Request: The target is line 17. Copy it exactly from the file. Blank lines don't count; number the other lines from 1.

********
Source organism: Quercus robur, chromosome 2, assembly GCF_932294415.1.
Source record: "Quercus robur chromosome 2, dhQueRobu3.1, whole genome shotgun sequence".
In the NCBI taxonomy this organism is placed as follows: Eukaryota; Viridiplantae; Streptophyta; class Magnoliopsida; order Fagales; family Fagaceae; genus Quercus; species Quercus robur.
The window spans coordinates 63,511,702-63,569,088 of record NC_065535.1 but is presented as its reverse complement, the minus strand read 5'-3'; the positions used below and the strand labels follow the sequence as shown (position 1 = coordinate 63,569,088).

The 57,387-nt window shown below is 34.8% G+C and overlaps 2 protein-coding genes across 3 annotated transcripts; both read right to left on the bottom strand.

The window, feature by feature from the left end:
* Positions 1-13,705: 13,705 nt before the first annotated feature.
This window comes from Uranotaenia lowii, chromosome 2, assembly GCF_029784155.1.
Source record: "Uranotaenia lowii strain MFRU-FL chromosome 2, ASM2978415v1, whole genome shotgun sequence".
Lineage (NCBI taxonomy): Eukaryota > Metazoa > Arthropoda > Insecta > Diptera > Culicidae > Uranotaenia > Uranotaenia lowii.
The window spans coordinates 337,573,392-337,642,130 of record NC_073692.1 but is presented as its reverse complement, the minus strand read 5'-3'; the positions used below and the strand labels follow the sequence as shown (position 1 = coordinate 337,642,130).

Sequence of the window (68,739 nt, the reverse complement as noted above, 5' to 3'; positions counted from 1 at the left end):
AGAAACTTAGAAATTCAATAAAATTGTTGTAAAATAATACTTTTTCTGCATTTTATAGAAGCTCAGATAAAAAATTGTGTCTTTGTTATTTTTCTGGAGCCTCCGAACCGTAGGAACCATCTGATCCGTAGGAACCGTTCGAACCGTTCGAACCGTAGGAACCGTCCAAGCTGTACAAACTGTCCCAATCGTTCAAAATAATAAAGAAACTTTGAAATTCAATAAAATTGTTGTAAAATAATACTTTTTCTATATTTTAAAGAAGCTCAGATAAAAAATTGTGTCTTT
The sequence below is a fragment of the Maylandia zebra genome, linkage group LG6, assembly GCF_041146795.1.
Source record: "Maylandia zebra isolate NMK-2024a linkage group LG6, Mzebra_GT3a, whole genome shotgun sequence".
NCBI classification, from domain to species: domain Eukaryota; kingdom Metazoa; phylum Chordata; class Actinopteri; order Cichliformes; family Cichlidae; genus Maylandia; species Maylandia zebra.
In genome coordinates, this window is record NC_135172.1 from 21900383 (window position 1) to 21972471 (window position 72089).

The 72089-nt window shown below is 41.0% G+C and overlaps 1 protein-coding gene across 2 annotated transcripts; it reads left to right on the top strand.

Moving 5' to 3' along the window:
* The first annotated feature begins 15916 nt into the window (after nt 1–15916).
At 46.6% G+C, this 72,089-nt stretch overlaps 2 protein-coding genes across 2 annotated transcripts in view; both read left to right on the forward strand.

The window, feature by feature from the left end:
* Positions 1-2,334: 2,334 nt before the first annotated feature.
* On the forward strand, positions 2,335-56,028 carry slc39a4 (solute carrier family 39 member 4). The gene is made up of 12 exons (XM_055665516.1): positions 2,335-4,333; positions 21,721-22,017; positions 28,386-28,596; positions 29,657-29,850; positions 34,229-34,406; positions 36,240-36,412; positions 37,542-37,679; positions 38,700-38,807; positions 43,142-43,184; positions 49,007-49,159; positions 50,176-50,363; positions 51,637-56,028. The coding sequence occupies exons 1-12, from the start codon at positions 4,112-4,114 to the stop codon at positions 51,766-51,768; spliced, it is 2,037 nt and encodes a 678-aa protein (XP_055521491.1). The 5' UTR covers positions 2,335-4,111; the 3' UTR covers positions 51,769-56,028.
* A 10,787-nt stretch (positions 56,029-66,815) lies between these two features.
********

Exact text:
In genome coordinates, this window is record NC_135172.1 from 21900383 (window position 1) to 21972471 (window position 72089).